I think it’s that fast pace, and the screaming, that give us the key to what’s going on here. (Or maybe not–the interview and notes included in the supplemental material don’t reveal a lot regarding his philosophical intentions, which to be honest is fine with me.) Everything in New Engineering happenshappenshappens and then ENDS, often in the most nonsensical ways–the cataclysmic “Engineering” series in particular tends to end with amusing anticlimaxes, like everyone rushing into the big boulder-thing they just built only to stand still in a small square room. It’s a rush to do big out of control things for little discernible purpose, and certainly no regard for their ultimate effects. It all feels eerily familiar.
Everyone loves Yacht Rock, as everyone should, but I think the non-lowercase-yacht-rock-themed “Runnin’ with the Devil” may be my favorite episode. This is because even though it’s a parody of Van Halen, in parodying the band they capture everything that’s actually great about them. Everything that happens from about 3:20 inward in this video is basically a depiction of what made the real-world Van Halen awesome or the appropriate real-world reaction to their awesomeness, maybe slightly exaggerated–actually, more likely slightly understated.
* My post on me and my friends’ Manly Movie Mamajama mini-marathons has now spawned more comments than any other post in the history of this blog. Included therein are outside suggestions (usually along incredulous “What, no [film title]?!?!” lines), a veritable highlight reel of golden MMM moments, and the beginnings of the deliberation process for the next MMM line-up.
* Speaking of the MMM, my pal Justin Aclin sheds a little more light into their evolution, and how they’ve influenced our work together on Twisted ToyFare Theater, at the ToyFare blog.
* Hey, remember every awesome thing that happened on Lost? So does this list of The Top 50 OMGWTF Lost Moments! Even though it occasionally consolidates nominally connected moments that really each deserve their own entries, it still does a phenomenal, even invigorating job of remind you why you are so into this show in the first place. I quite clearly remember being delighted/horrified/both by pretty much every moment on the list, which when you think about it is quite an achievement for the show. (Via Whitney Matheson.)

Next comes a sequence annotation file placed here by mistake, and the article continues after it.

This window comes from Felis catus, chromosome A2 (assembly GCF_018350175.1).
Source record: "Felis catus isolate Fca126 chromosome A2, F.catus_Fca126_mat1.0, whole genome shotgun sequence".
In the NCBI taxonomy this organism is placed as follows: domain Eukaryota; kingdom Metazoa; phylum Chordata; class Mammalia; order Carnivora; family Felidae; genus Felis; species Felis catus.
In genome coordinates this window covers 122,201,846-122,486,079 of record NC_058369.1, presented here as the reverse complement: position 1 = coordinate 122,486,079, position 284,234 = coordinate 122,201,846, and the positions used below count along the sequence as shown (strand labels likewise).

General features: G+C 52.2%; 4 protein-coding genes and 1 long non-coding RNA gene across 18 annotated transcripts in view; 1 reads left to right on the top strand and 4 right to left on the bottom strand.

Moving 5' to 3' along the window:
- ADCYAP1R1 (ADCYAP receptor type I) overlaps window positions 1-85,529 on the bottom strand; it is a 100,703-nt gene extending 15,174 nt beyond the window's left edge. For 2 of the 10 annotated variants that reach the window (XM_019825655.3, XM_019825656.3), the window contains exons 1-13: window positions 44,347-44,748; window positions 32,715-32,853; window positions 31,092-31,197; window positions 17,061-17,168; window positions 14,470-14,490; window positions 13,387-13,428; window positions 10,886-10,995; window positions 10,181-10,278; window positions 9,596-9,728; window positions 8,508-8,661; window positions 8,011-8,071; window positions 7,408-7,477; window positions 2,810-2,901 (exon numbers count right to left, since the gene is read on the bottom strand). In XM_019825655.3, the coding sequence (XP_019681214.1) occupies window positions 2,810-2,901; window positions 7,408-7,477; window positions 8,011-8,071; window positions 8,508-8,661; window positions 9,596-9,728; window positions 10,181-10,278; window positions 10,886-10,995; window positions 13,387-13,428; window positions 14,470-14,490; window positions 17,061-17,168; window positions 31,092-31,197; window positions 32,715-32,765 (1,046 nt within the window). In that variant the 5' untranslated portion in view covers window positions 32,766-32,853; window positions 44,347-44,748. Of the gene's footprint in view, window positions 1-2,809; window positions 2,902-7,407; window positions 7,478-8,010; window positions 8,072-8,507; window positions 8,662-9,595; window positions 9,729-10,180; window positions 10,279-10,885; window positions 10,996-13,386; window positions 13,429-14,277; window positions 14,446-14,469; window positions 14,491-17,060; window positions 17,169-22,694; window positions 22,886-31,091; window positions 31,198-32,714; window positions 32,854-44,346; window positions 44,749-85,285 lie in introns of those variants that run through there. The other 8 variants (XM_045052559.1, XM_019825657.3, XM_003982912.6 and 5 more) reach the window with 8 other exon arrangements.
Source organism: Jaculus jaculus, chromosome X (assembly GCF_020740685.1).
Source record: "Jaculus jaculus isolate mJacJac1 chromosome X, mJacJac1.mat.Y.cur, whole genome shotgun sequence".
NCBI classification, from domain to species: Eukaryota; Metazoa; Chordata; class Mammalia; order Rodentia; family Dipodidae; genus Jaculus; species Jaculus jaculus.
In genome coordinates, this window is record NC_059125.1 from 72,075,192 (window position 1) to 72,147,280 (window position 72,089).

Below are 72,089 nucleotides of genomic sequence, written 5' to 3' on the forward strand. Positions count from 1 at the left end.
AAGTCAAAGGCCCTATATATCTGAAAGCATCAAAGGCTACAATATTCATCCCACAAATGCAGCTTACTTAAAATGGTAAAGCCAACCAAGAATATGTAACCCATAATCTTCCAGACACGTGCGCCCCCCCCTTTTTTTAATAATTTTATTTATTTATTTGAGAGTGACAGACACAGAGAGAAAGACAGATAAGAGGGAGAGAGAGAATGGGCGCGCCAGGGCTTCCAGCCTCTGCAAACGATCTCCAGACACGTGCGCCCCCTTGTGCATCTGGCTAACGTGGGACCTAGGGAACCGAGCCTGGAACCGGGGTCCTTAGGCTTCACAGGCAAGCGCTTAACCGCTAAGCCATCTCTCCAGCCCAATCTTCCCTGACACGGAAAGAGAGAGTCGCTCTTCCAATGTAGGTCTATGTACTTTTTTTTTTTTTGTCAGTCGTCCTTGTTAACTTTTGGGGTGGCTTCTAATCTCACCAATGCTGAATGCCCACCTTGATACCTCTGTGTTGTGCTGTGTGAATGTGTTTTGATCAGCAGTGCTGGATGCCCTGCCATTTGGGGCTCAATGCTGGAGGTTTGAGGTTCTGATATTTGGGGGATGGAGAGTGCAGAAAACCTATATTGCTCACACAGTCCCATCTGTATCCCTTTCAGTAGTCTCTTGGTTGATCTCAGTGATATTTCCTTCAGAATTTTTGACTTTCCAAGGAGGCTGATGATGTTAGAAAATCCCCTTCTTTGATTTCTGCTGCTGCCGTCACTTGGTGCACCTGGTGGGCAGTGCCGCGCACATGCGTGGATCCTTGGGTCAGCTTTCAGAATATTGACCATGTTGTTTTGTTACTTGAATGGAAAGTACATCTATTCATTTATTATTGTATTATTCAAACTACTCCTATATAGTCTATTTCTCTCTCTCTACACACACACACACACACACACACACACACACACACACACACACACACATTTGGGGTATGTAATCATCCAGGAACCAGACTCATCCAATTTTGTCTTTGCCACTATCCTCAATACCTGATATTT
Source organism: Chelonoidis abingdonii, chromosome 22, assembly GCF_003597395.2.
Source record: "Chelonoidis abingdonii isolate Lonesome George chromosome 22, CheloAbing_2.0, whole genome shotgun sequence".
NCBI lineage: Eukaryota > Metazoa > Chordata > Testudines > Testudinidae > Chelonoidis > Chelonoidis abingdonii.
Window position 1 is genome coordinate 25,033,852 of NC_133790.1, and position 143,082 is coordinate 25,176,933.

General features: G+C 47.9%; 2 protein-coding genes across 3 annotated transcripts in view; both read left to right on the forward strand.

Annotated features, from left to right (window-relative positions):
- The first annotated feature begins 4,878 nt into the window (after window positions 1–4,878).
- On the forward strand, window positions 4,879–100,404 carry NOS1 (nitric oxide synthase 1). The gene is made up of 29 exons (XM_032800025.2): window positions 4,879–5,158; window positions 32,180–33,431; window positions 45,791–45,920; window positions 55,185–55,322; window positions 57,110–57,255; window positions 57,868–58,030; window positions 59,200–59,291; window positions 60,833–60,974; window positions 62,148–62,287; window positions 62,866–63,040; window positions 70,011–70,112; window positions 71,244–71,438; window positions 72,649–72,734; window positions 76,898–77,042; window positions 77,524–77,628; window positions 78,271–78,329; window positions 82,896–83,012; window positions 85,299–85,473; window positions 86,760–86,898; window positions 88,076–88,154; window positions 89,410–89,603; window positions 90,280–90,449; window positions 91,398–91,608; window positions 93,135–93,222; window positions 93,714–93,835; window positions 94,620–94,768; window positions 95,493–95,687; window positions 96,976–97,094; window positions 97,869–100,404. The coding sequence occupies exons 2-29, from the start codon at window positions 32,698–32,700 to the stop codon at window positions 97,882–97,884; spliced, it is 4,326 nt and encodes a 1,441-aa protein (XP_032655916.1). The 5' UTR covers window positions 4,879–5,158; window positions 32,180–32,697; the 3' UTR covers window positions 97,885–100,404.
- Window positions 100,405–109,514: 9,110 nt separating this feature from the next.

* Speaking of good television, I’m continuing to defend my skepticism about GOAT claims for The Wire over at Matthew Yglesias’s blog.
* Because you demanded it! Ron Rege Jr. converts the cover for his recent collection Against Pain into the political statement several viewers thought he was making in the first place. (Note that the flub can cut both ways, as a co-blogger at cartoonist Sammy Harkham’s Family blog recently titled an anti-Palin post “Against Pain.”)
* Speaking of Gov. Palin, it’s been a while since I posted a “the state of the beast” link: The Humane Society has endorsed the Obama/Biden ticket–their first-ever presidential endorsement–in large part as a response to Palin’s political and personal track record of animal cruelty (via Andrew Sullivan):
Gov. Sarah Palin’s (R-Alaska) retrograde policies on animal welfare and conservation have led to an all-out war on Alaska’s wolves and other creatures. Her record is so extreme that she has perhaps done more harm to animals than any other current governor in the United States.
Palin engineered a campaign of shooting predators from airplanes and helicopters, in order to artificially boost the populations of moose and caribou for trophy hunters. She offered a $150 bounty for the left foreleg of each dead wolf as an economic incentive for pilots and aerial gunners to kill more of the animals, even though Alaska voters had twice approved a ban on the practice.
* My pal Rick Marshall peels back the curtain on adjusting to MTV’s corporate culture with his gig at their comics/movie blog Splash Page. Of particular interest is the section in which he describes trying to carve out a way not to just talk about the subject matter, but say something about it too.
* Speaking of Splash Page, Brett Ratner is a damn fool. Still, I’m sure The Joker: Lethal Protector will go from his lips to God’s ears, goddammit.
* Your NERDS ARE SERIOUS BUSINESS update for the day: Jason Adams bemoans the not-very-good, failing superhero TV show Heroes‘ systematic removal of fun from the superhero idiom. THESE ARE MODERN MYTHS JASON STFU
* Speaking of NERDS ARE SERIOUS BUSINESS, the reaction to this ought to be a hoot: Samuel L. Jackson refers to Frank Miller’s upcoming adaptation of Will Eisner’s The Spirit as “Wile E. Coyote with real people.” DOUBLEPLUSUNGOODTHINKFUL